The death of Wuhan doctor Li Wenliang on 7 February 2020 was a turning point in public reactions to the government’s handling of the coronavirus outbreak. The doctor had warned about the new virus, but was silenced and punished, because of the strict prohibition to spread any news about the virus. He got infected himself and this made him a martyr. The days after his death, many people shared emotions of anger and shame on social media. One posting was widely forwarded: screenshots of CCTV news anchors announcing the punishment of eight doctors for spreading rumours about the various in Wuhan, with a caption from Mencius: “The shame of being shameless. That is shameless indeed.”
Even though the reactions of the Chinese public and the criticism of the government on social media were surely exaggerated in the Western media, the case of Dr. Li Wenliang brought to the surface some longstanding feelings of resentment and frustration. In contrast to the actions of the martyr, news anchors and government officials fell short. Meanwhile, ordinary people tried to take advantage of the situation, acting in self-interest rather than helping others, only to be admonished by others – ‘don’t you see the nation is in difficulty? – a common phrase on social media and in numerous personal conversations over the last few days. Surely there are also countless acts of heroism, but the moral outcry should give us pause. An anonymous collective re-posting SOS messages from Wuhan, most of them deleted by the censors, states on their website: ‘They do not deserve that. And all of us are not innocent.’
In the blame-game of moral accusation and moral posturing, some people are led to shameful self-recognition: Seeing clearly that most officials are corrupt and most ordinary people selfish, while everyone pretends to be fighting for a common cause, thus creates a community of complicity – felt much more strongly precisely because these public secrets have to be concealed most of the time.
China watchers the world over are always ready to add insightful commentary. Jeffrey Wasserstrom, for instance, identifies a ‘dangerous obsession with secrecy’, whereas Nikolas Kristof points out that the ‘world pays for China’s dictatorship’, and Timothy Cheeks says we should learn from Chinese history. By contrast, The People’s Daily – the official news organ of the Chinese Communist Party – published an article entitled “In core moments, you clearly see the superiority of the Chinese system” and reported some ‘soul-searching over US failure in emergency response.’ Propelled by the urgent necessity of crisis response, everyone thus takes us on a ride on their hobby horse.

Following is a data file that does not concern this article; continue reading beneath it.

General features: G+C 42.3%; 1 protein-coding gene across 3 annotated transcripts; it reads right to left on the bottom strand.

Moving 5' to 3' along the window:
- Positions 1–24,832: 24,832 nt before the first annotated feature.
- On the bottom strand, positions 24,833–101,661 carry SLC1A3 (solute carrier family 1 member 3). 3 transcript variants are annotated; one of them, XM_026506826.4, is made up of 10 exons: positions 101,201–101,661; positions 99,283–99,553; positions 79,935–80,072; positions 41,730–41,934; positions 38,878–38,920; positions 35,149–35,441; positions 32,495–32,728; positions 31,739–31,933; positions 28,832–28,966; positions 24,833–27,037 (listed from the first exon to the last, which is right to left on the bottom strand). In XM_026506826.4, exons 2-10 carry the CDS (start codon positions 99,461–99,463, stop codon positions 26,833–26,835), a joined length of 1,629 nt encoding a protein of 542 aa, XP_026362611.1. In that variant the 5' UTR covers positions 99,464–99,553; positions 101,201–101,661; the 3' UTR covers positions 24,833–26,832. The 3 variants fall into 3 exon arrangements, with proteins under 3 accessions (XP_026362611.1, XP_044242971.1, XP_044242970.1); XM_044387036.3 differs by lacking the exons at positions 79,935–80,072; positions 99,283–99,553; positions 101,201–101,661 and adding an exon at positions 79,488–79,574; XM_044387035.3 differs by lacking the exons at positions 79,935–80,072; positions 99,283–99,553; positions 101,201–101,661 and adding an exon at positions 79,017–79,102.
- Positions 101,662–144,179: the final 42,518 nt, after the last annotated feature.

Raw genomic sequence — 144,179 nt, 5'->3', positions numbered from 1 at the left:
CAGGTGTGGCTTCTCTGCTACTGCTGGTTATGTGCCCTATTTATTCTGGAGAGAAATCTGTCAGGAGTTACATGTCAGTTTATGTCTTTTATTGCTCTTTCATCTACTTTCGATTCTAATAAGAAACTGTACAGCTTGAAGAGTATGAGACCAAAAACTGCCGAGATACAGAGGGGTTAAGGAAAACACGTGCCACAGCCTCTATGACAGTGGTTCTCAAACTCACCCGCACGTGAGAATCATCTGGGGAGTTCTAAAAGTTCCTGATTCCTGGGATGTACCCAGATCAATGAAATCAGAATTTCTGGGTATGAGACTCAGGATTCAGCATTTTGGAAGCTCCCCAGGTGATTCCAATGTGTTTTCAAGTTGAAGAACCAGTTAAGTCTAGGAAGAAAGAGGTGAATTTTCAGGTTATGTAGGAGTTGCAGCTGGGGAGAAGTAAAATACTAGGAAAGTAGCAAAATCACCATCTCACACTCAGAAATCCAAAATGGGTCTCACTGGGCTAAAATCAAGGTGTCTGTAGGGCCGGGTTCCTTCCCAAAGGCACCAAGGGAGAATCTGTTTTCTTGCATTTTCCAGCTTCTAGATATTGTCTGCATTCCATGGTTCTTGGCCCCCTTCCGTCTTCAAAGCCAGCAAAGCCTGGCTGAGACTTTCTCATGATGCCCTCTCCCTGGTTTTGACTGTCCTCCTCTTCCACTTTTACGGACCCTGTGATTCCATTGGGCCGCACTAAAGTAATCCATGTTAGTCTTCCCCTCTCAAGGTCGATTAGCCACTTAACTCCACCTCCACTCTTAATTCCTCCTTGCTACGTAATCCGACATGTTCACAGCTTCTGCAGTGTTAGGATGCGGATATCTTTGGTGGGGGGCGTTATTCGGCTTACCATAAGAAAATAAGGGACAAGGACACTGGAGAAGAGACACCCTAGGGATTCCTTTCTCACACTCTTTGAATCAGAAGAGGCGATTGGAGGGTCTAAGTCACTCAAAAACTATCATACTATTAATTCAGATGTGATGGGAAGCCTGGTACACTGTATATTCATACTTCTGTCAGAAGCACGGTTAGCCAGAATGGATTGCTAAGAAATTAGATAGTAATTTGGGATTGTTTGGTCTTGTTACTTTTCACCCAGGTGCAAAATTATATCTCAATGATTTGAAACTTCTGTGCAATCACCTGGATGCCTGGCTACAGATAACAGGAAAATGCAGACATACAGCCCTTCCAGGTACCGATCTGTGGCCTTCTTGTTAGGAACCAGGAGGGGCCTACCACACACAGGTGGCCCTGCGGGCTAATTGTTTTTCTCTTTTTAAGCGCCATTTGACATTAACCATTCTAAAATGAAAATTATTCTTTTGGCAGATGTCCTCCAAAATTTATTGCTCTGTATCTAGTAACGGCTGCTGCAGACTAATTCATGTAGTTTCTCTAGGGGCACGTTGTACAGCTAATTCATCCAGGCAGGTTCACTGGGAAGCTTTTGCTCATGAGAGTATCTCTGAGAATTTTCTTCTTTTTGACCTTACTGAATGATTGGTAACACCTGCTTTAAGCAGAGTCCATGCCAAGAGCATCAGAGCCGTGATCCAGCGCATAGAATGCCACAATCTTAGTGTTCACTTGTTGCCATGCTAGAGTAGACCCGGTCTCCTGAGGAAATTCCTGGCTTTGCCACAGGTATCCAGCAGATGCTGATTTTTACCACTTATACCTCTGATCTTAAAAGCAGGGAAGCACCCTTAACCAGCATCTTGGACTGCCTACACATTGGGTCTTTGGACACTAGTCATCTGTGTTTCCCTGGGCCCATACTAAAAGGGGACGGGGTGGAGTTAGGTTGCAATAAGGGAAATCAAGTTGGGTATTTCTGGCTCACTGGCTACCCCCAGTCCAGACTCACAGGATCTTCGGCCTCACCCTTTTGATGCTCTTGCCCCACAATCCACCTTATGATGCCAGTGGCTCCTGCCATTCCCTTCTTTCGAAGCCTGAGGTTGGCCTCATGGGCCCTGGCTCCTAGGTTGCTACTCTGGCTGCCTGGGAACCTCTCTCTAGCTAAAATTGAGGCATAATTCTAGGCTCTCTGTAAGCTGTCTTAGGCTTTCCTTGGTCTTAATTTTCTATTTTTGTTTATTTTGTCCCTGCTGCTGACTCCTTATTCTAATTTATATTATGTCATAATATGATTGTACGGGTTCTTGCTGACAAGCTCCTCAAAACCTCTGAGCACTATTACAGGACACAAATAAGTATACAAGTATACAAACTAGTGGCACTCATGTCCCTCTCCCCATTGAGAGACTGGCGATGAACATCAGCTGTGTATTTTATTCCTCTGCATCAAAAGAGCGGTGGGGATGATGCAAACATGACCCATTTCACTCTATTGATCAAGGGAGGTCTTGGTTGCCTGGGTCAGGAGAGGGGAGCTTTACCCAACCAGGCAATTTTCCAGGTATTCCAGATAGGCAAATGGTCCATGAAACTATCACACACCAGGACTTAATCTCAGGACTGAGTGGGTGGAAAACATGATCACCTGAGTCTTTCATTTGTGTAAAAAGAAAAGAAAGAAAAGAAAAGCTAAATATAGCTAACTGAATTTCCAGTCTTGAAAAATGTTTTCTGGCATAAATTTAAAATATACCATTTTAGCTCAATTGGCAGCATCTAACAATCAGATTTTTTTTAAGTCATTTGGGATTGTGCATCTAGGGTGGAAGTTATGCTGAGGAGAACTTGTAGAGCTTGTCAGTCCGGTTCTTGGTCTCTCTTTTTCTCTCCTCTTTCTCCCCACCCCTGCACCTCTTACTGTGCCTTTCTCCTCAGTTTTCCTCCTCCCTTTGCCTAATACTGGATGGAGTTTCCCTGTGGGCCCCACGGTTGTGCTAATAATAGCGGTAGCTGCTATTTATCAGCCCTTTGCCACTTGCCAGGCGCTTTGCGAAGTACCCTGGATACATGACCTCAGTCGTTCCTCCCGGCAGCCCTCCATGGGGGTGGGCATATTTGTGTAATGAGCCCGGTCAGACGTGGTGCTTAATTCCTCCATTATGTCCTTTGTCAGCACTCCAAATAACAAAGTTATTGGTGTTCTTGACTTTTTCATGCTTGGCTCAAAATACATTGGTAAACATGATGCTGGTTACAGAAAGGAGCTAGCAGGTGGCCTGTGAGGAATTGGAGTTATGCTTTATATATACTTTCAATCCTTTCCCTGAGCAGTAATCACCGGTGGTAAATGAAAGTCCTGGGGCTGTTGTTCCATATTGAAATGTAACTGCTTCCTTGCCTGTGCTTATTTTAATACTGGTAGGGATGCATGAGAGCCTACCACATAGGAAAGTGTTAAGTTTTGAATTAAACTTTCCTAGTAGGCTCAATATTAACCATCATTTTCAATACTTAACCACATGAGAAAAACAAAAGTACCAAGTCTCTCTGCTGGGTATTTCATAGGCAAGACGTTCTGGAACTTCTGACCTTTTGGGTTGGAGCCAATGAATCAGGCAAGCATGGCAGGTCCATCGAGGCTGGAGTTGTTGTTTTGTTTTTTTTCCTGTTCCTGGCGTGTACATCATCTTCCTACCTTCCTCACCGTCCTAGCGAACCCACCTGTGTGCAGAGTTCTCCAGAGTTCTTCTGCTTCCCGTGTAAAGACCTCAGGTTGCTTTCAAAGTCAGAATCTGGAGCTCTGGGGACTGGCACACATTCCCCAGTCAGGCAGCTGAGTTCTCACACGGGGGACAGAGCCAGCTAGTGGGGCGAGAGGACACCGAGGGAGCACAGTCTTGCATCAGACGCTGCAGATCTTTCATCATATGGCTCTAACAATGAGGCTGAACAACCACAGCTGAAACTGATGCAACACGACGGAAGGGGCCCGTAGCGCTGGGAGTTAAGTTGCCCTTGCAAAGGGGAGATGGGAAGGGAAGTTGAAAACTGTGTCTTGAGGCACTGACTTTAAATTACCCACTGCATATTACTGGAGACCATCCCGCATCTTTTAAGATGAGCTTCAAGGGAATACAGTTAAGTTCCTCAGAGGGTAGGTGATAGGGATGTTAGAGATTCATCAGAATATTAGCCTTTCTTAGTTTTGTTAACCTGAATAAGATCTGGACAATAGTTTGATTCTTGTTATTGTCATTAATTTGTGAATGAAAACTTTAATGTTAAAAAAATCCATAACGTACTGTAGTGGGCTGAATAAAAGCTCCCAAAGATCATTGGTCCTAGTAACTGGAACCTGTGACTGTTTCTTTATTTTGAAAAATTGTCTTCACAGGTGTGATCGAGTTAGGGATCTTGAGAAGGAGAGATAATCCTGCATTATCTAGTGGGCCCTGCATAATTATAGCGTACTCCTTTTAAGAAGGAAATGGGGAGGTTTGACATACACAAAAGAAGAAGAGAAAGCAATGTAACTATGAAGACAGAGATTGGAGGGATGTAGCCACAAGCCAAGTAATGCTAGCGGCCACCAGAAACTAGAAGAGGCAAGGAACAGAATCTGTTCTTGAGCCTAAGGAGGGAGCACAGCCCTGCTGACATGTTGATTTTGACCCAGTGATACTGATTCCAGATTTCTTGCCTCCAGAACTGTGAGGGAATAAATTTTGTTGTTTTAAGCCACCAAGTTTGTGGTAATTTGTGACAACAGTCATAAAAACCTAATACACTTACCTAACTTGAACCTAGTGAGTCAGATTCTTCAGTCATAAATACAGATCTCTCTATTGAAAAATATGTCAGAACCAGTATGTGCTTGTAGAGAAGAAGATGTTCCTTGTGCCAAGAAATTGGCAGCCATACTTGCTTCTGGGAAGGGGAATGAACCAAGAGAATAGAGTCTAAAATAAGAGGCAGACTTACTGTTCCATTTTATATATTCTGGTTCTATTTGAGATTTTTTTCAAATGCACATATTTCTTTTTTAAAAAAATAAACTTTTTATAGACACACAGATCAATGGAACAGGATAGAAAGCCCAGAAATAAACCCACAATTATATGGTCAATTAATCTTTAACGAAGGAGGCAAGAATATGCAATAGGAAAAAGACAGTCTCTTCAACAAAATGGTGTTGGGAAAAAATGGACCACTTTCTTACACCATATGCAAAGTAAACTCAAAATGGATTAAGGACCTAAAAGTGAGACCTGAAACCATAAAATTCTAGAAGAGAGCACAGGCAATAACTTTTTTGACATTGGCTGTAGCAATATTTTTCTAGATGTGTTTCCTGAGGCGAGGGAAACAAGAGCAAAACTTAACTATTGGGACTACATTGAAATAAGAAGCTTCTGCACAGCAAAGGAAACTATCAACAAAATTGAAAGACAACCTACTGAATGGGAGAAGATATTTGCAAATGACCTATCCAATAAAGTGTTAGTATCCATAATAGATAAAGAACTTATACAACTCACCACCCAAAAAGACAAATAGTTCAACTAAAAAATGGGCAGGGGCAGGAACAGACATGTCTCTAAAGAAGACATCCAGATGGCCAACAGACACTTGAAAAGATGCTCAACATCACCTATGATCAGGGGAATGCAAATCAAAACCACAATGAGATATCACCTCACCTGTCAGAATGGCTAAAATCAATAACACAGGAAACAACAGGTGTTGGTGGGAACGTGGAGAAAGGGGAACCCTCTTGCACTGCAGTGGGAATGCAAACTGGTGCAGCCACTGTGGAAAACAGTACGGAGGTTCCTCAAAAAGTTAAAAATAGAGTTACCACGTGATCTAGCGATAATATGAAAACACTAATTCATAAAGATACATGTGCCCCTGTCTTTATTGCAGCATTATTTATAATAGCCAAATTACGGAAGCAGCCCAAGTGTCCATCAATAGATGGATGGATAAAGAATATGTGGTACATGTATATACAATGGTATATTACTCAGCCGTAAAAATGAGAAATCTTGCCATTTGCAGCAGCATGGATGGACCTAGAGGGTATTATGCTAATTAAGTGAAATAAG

The crisis brings out the best and the worst in people. Given that practical everyday necessities have to be bracketed, and because of the urgency to find counter-measures – what happens if the virus spreads? – the assessments of the commentariat also have to cut the chase and get to the point. In the absence of reliable information there is a lot of speculation.
One central problem in epidemic control is information management: information about the virus and about infections has to be collected, has to be transmitted across the hierarchies of disease control and government, and then has to be broadcast to alert the population. Any government or disease control system dealing with an epidemic has to make tough decisions, for instance, whether to focus on limiting the spread of the virus (containment) or instead concentrate on fighting the effects among people already infected (mitigation). The policies to tackle the epidemic, importantly, also acquire a signal function: in the absence of reliable information, policies of containment in particular convey the message that the spread of the virus can and will be stopped – which might be counter-productive in terms of long-term efforts to deal with the virus, epidemiologists have argued. But what is specific about the Chinese system of information management and epidemic control?